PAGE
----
The star’s mysterious disappearance could hint at a new type of stellar death, writes Brandon Specktor in LiveScience, published on July 1, 2020.
In 2019, scientists witnessed a massive star 2.5 million times brighter than the sun disappear without a trace.
Now, in a new paper published today (June 30) in the journal Monthly Notices of the Royal Astronomical Society, a team of space detectives (see: astrophysicists) attempt to solve the case of the disappearing star by providing several possible explanations. Of these, one twist ending stands out: Perhaps, the researchers wrote, the massive star died and collapsed into a black hole without undergoing a supernova explosion first – a truly “unprecedented” act of stellar suicide.
“We may have detected one of the most massive stars of the local universe going gently into the night,” Jose Groh, an astronomer at Trinity College Dublin and a co-author of a new paper on the star, said in a statement.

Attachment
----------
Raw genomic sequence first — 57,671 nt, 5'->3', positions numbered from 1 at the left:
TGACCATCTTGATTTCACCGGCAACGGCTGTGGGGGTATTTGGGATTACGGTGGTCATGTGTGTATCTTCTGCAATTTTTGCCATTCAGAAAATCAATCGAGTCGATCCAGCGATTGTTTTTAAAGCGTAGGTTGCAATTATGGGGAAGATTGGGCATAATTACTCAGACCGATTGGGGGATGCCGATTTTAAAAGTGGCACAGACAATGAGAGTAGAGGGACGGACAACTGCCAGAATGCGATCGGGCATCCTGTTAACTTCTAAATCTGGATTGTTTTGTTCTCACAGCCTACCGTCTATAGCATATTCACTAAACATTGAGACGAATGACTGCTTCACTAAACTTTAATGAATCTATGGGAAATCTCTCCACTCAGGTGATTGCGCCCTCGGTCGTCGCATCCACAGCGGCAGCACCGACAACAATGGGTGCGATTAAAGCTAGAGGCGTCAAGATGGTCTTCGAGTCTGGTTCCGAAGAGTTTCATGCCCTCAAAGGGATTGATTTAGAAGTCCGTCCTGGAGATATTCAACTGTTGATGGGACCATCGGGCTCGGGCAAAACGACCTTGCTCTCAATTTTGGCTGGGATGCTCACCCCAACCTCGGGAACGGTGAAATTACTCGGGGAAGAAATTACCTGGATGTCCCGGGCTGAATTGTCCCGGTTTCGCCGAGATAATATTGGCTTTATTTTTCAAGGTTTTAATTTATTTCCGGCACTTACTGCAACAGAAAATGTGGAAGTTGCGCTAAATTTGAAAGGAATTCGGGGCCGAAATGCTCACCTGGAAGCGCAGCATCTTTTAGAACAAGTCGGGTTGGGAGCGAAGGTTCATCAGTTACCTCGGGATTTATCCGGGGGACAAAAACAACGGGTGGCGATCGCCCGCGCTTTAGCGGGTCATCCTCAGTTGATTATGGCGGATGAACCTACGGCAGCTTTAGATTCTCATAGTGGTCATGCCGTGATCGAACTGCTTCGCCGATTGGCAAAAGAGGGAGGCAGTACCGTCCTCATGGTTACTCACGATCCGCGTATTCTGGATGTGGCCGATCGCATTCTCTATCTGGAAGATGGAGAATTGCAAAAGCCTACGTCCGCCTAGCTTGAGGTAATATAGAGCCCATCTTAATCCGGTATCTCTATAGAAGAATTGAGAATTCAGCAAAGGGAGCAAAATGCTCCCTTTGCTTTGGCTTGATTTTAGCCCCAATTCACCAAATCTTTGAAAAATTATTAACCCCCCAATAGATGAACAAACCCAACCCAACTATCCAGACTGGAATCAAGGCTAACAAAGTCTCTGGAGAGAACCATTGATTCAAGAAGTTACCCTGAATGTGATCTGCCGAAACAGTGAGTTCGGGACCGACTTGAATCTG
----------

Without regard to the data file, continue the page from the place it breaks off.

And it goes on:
“If true, this would be the first direct detection of such a monster star ending its life in this manner,” study lead-author Andrew Allan, also of Trinity College, said in the statement.
The star in question, located about 75 million light years away in the constellation Aquarius, was well studied between 2001 and 2011. The bloated orb was a superb example of a luminous blue variable (LBV) — a massive star approaching the end of its life and prone to unpredictable variations in brightness. Stars like this are rare, with only a handful confirmed in the universe so far. In 2019, Allan and colleagues hoped to use the European Southern Observatory’s Very Large Telescope to learn more about the distant LBV’s mysterious evolution, only to discover that the star had seemingly completely vanished from its host galaxy.
Read full article – livescience.com
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